Tuesday, November 1, 2011

reading



what is the universe like?

things are either devolving toward, or evolving from, nothingness.  as dusk approaches in the hinterlands, a traveler ponders shelter for the night.  he notices tall rushes growing everywhere, so he bundles an armful together as they stand in the field, and knots them at the top.  presto, a living grass hut.  the next morning, before embarking on another day's journey, he unknots the rushes and presto, the hut de-constructs, disappears, and becomes a virtually indistinguishable part of the larger field of rushes once more.   the original wilderness seems to be restored, but minute traces of the shelter remain.  a slight twist or bend in a reed here and there.  there is also the memory of the hut in the mind of the traveler- and in the mind of the reader reading this description.  wabi-sabi, in it's purest, most idealized form, is precisely about these delicate traces, this faint evidence, at the borders of nothingness.

while the universe destructs it also constructs.  new things emerge out of nothingness.  but we can't really determine by cursory observation whether something is in the evolving or devolving mode.  if we didn't know differently we might mistake the newborn baby boy- small, wrinkled, bent, a little grotesque looking- for the very old man on the brink of death.  in representations of wabi-sabi, arbitrarily perhaps, the devolving dynamic generally tends to manifest itself in things a little darker, more obscure, and quiet. things evolving tend to be a little lighter and brighter, a bit clearer, and slightly more eye-arresting.  and nothingess itself- instead of being empty space, as in the west- is alive with possibility.  in metaphysical terms, wabi-sabi suggests that the universe is in constant motion toward or away from potential.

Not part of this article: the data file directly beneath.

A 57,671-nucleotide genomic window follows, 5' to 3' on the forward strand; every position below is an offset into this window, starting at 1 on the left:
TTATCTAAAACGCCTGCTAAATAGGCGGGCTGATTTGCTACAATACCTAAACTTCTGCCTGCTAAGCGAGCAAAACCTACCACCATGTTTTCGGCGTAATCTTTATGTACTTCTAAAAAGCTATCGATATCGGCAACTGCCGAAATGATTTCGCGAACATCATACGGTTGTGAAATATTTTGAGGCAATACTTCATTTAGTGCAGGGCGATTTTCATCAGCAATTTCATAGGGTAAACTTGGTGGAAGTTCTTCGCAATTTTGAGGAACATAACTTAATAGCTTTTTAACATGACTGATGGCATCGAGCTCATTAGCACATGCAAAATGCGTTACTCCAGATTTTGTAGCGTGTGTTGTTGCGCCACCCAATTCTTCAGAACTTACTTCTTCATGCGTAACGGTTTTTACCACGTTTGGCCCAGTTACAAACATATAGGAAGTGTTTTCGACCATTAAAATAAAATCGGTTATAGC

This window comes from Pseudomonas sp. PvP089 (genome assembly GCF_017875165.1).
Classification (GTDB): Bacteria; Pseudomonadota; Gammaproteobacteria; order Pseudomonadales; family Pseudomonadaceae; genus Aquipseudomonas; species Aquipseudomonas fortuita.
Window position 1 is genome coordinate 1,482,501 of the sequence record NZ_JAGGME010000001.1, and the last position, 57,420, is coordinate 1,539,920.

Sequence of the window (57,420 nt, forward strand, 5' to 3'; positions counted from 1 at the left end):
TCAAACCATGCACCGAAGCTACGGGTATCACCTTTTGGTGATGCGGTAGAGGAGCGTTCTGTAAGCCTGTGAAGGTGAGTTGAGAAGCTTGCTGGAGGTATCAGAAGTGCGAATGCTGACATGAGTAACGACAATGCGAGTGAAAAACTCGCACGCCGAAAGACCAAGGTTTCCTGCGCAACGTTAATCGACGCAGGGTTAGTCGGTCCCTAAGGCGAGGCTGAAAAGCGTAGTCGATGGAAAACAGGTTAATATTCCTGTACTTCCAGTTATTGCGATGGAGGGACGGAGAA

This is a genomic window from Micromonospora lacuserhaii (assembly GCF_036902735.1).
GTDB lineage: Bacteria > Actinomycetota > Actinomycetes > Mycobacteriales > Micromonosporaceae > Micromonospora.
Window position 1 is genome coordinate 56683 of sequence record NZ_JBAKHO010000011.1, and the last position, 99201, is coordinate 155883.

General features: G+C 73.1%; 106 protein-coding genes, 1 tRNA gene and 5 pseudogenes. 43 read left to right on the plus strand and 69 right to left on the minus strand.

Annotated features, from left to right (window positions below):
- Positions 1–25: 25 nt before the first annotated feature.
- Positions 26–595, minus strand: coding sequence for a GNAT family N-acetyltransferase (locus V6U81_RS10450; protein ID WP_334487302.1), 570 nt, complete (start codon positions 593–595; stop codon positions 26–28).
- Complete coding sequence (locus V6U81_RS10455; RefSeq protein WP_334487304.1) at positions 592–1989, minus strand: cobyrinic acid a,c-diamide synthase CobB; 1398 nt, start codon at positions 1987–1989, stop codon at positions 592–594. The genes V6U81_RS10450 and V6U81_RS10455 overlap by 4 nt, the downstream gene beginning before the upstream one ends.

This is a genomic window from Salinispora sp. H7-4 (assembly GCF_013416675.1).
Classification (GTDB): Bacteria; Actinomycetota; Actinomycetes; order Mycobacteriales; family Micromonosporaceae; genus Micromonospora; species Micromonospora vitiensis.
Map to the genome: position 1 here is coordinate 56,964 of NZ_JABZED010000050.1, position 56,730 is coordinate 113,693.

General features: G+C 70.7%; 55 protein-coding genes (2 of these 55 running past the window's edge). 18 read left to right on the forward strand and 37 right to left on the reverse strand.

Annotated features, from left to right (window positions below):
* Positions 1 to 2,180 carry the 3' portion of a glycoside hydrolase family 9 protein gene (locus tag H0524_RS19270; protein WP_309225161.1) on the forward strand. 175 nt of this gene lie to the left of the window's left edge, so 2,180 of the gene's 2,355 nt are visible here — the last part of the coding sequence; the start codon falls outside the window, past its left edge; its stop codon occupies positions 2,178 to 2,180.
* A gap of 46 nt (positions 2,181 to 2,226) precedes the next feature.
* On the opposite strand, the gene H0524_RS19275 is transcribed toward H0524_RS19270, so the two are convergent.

...
wabi-sabi-for artists, designers, poets & philosophy
by leonard koren

4 comments:

kimberly said...

Oh my gosh this is wonderful! I don't know this book, but I'm buying it, and also checking it out from the library if I can in the mean time. In my academic life I work on unconventional representations of domesticity and how domestic spaces on the geographic and social margins create space out of those things that the dominant culture casts off and deems unworthy. Sometimes this is about "recycling" trash and detritus and sometimes it is about merging domestic space with the natural spaces around it. I am presenting a paper on these ideas (specifically the representation of white trash domesticity and female subject positions) at a conference this weekend and was feeling somewhat stymied in my thinking. This little bit that you posted here has opened my thinking right back up. THANK YOU!

Liane said...

hi kimberly- nice to hear from you. your studies sound interesting to me. this may be something of interest to you too: http://www.davecarrsmith.co.uk/. improvised homes and squats. i've emailed with carr smith a little and i am utterly fascinated by the squat photos.

kimberly said...

Oooh, that is interesting! My field is literature so I've been working with literary texts and some films, but now that my dissertation is written and I have my Ph.D., I might be able to expand a bit and work on more interdisciplinary consideration of these ideas. I've always thought it would be great to consider these ideas in a less strictly academic way that would allow me to include personal narrative and photography (mine and others) as well as interpretation of literary, filmic, artistic, and theoretical texts, along with popular culture studies. Compartmentalizing these areas of study in order to artificially draw lines around and between them is so silly.

Olivia Jeffries said...

this is fascinating...off to investigate more!